Monday, May 5, 2014

Cheap shots and graven images

Nobody but me

FreedomWorks obstetrician and wouldbe "servant-citizen" Greg Bannon, running in North Carolina's Republican Senate primary:
"There's nobody in this race that understands the Constitution like I do. The only guy that's even close to me is Ted Cruz," he told National Journal.
And if you think his Constitution is special wait till you see his Funky Funky Broadway.

Statue of the Ten Commandments illegally and unconstitutionally installed by Chief Justice Roy Moore in the rotunda of the Alabama Supreme Court  in July 2001 and illegally kept there until August 2003, after which Judge Moore was dismissed from office by unanimous opinion of the Alabama Court of the Judiciary, which held that because of his unshakable defiance of the Alabama Canons of Judicial Ethics "there is no penalty short of removal from office that would resolve this issue." Notwithstanding which, he was re-elected to the post nine years later in November 2012. Image from Wikipedia.
Mooned in Alabama

In First Amendment news, it looks like hard-core antidisestablishmentarian Judge Roy Moore has discovered there's a missing syllable: the clause should read "Congress shall make no law disrespecting an establishment of religion..."
Speaking at the Pastor for Life Luncheon, which was sponsored by Pro-Life Mississippi, Chief Justice Roy Moore of the Alabama Supreme Court declared that the First Amendment only applies to Christians because “Buddha didn’t create us, Mohammed didn’t create us, it was the God of the Holy Scriptures” who created us.
“They didn’t bring the Koran over on the pilgrim ship,” he continued. “Let’s get real, let’s go back and learn our history. Let’s stop playing games.”...
Commentary on these remarks has focused understandably on the fact that Judge Moore is completely wrong about what the Constitution says, from beginning to end, but I just wanted to add that he is also wrong about everything else: Buddhists and Muslims do not believe that Lord Buddha or Prophet Muhammad respectively created us, and Muslims explicitly hold that the Creator was the God of the Holy Scriptures, which is why they are referred to alongside Jews and Christians as "People of the Book". Such a confusion on the part of a Buddhist would be stupid, and for a Muslim to think of such a thing would be a really dangerous heresy; since unlike the authors of the Hebrew Second Commandment (First for Christians), who plainly made room for the existence of other gods besides YHWH ("thou shalt have no other gods before me"), and Christians with their Trinitarian obfuscations, Muslims are really strict on the point that there is no God but God and Mohammad is not Him.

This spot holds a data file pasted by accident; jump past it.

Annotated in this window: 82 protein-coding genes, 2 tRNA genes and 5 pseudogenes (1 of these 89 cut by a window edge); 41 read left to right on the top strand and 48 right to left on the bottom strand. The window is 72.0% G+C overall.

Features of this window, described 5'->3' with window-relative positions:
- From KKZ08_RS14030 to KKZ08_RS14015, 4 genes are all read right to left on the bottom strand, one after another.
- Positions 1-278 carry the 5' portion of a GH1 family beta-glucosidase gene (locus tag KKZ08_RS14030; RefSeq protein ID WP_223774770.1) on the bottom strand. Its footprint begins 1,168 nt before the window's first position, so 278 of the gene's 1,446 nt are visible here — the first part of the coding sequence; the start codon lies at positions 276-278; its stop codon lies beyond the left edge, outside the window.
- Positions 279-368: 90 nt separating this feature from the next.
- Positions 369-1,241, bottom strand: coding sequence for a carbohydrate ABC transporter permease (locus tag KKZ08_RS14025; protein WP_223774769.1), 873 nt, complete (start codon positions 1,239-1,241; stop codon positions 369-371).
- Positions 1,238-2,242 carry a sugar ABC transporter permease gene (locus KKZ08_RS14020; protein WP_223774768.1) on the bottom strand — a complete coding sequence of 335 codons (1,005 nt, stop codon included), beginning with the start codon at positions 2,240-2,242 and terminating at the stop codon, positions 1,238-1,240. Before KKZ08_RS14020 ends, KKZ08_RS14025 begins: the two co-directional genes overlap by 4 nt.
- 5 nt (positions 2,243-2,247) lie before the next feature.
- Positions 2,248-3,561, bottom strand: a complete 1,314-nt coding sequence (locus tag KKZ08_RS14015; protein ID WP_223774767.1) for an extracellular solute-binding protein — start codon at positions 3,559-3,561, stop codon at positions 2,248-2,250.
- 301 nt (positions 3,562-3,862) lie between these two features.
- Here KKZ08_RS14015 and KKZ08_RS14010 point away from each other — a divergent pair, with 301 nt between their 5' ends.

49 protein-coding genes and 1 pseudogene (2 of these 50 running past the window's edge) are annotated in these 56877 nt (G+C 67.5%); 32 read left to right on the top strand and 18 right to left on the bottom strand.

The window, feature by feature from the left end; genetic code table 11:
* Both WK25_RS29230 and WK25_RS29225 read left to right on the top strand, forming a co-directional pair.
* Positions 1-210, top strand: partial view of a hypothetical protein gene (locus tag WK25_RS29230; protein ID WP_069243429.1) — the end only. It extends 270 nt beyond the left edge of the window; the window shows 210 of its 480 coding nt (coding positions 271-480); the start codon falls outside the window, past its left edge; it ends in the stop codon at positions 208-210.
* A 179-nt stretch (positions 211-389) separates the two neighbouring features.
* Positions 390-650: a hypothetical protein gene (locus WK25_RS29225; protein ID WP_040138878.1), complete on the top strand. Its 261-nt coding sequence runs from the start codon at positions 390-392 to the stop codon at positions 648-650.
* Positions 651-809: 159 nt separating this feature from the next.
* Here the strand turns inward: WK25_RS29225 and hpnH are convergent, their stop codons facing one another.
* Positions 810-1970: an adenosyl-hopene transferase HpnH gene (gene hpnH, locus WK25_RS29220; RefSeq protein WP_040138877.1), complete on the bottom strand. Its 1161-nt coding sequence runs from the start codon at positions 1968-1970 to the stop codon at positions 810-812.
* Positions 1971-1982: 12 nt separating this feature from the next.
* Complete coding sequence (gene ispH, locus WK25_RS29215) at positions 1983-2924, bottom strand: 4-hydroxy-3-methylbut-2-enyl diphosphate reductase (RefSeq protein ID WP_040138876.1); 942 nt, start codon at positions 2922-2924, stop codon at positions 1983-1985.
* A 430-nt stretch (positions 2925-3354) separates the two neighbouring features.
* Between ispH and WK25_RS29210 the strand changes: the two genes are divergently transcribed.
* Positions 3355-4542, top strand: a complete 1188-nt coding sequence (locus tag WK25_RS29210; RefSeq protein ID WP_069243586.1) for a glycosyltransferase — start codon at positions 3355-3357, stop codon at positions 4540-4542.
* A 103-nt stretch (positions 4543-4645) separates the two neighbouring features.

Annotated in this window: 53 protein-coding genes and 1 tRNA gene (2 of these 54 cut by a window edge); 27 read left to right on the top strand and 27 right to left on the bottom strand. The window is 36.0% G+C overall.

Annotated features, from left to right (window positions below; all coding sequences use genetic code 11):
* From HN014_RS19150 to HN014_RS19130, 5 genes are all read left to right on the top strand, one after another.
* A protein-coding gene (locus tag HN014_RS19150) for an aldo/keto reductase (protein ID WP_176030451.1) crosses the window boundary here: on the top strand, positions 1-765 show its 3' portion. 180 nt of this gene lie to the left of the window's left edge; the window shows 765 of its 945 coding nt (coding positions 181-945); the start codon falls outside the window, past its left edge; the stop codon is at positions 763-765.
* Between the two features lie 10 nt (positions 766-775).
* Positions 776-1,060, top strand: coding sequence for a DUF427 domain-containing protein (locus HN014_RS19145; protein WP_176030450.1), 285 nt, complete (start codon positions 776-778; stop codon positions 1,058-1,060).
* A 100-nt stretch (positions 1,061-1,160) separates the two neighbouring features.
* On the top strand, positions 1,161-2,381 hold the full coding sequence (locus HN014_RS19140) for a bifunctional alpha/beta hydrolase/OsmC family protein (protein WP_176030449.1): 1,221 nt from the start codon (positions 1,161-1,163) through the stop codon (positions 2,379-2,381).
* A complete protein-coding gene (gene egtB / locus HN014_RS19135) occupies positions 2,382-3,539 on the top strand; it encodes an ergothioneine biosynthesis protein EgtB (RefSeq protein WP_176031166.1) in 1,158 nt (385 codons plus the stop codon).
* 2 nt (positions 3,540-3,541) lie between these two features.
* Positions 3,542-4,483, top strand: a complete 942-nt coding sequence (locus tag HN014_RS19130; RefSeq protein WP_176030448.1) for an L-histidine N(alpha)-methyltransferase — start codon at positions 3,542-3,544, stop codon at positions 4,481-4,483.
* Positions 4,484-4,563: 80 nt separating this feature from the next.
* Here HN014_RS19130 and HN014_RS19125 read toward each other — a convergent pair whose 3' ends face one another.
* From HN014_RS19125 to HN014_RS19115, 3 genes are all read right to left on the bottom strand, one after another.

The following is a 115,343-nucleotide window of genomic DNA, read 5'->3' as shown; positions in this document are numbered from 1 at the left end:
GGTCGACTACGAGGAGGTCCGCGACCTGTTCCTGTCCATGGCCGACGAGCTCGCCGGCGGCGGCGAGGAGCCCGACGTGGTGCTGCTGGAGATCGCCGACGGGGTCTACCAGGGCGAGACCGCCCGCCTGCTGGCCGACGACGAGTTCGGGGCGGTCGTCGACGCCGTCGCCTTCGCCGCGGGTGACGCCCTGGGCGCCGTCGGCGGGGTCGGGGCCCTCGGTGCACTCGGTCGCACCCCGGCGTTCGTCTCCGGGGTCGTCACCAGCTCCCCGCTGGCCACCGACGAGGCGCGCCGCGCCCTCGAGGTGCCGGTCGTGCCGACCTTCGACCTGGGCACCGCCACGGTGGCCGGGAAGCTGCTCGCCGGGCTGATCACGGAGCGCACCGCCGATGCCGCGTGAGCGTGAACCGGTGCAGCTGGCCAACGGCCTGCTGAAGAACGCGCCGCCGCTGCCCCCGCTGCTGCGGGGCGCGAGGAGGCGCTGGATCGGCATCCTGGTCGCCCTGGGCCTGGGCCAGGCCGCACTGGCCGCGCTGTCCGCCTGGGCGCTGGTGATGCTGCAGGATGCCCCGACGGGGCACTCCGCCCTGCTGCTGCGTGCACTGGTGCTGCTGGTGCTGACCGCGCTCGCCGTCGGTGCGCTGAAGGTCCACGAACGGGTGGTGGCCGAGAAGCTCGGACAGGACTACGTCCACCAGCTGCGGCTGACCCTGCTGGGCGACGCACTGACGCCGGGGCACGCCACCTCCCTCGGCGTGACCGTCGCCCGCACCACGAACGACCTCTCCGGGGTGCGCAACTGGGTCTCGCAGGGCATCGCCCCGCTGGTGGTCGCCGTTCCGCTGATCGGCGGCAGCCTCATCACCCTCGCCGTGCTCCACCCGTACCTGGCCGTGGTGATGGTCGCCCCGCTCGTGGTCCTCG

Since the passengers on the Mayflower were very strongly opposed to idol worship, they had much more theologically in common with Islam than with the Decalogolatrous justice, who worked so hard to make everyone in his courtroom bow down to a literally graven image.

Via Amy McCarthy for Bustle.
Pinkish-peach freshman

From the musings of Master Tal Fortgang as printed in the Princeton Tory (really, that's its name! conservative students at Princeton openly identify with the traitorous opposition to the American Revolution):
There is a phrase that floats around college campuses, Princeton being no exception, that threatens to strike down opinions without regard for their merits, but rather solely on the basis of the person that voiced them. “Check your privilege,” the saying goes, and I have been reprimanded by it several times this year. The phrase, handed down by my moral superiors, descends recklessly, like an Obama-sanctioned drone, and aims laser-like at my pinkish-peach complexion, my maleness, and the nerve I displayed in offering an opinion rooted in a personal Weltanschauung. “Check your privilege,” they tell me in a command that teeters between an imposition to actually explore how I got where I am, and a reminder that I ought to feel personally apologetic because white males seem to pull most of the strings in the world.
Tal wants you to know that he doesn't actually mind checking his privilege, he just objects to tipping the privilege-check girl. I mean, he's paying an exorbitant fee to be a member of this club, and isn't she getting paid, for heaven's sake, and why shouldn't he just drape his privilege elegantly over the back of his chair?
Sally Eller, Ben Lyon, and Ginger Rogers as the Bad Girl in Hat-Check Girl (1932) Via.

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